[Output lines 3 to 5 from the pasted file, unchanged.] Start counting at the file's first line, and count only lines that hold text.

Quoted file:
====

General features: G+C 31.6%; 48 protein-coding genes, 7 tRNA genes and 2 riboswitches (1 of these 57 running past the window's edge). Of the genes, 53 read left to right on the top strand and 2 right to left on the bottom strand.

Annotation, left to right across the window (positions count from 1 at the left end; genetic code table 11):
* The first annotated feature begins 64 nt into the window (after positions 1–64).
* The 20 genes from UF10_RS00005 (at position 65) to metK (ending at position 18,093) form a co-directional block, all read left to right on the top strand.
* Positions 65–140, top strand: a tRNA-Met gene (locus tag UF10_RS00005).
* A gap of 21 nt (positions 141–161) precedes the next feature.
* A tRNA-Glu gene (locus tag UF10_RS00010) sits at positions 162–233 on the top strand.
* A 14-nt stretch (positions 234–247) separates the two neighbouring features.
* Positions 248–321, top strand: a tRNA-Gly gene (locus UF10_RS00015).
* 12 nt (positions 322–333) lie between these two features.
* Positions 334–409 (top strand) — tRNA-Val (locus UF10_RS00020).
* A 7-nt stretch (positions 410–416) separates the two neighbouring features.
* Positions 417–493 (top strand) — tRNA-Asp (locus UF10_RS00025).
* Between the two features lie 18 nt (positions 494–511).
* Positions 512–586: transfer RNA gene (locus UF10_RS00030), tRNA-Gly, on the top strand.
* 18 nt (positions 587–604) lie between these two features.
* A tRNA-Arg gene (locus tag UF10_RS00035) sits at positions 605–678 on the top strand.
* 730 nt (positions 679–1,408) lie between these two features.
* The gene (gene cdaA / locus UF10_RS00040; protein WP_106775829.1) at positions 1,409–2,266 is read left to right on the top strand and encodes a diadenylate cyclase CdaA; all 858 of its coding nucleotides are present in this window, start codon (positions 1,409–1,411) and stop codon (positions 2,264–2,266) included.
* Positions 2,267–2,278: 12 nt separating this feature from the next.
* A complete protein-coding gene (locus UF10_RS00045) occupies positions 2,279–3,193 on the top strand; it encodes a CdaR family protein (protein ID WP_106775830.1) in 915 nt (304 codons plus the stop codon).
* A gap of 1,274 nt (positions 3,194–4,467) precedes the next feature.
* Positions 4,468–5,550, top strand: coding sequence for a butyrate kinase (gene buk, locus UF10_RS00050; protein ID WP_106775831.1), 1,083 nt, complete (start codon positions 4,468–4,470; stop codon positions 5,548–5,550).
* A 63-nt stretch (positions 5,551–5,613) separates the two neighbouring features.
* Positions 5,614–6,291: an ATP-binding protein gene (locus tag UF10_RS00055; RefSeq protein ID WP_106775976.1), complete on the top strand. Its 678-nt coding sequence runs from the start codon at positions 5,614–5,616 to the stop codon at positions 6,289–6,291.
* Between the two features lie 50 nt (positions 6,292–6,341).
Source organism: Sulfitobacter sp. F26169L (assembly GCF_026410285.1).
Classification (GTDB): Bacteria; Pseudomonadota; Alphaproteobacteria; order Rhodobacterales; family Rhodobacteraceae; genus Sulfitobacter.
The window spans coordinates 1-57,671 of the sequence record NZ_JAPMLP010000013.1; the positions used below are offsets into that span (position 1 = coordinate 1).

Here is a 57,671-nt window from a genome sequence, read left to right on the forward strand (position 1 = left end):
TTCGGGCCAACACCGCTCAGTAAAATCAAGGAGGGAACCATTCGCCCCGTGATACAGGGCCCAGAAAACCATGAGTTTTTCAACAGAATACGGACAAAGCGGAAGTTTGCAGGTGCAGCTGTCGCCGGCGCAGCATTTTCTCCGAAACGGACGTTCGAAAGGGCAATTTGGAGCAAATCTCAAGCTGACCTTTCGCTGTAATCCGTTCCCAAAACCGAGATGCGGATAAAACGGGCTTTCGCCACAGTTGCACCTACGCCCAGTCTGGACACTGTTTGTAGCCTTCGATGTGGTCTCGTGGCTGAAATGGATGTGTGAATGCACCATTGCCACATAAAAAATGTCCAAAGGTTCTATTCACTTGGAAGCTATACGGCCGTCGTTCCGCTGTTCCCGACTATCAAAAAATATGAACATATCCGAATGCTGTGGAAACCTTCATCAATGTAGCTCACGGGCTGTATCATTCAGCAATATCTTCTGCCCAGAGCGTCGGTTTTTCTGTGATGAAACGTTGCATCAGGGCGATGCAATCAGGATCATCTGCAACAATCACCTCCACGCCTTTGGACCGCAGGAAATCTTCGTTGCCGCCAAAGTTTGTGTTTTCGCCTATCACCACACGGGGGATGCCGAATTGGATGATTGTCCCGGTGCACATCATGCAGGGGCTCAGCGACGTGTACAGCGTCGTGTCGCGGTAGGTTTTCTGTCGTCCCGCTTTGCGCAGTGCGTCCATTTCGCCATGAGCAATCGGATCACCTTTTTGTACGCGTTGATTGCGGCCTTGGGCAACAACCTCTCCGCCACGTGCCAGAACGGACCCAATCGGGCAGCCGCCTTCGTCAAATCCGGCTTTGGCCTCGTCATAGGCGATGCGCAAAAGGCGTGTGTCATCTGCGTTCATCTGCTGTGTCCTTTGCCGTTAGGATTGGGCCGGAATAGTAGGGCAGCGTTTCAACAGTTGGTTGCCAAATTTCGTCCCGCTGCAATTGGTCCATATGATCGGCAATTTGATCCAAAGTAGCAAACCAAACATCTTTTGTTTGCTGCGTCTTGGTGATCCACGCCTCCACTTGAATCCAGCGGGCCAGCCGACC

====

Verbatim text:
* The first annotated feature begins 64 nt into the window (after positions 1–64).
* The 20 genes from UF10_RS00005 (at position 65) to metK (ending at position 18,093) form a co-directional block, all read left to right on the top strand.
* Positions 65–140, top strand: a tRNA-Met gene (locus tag UF10_RS00005).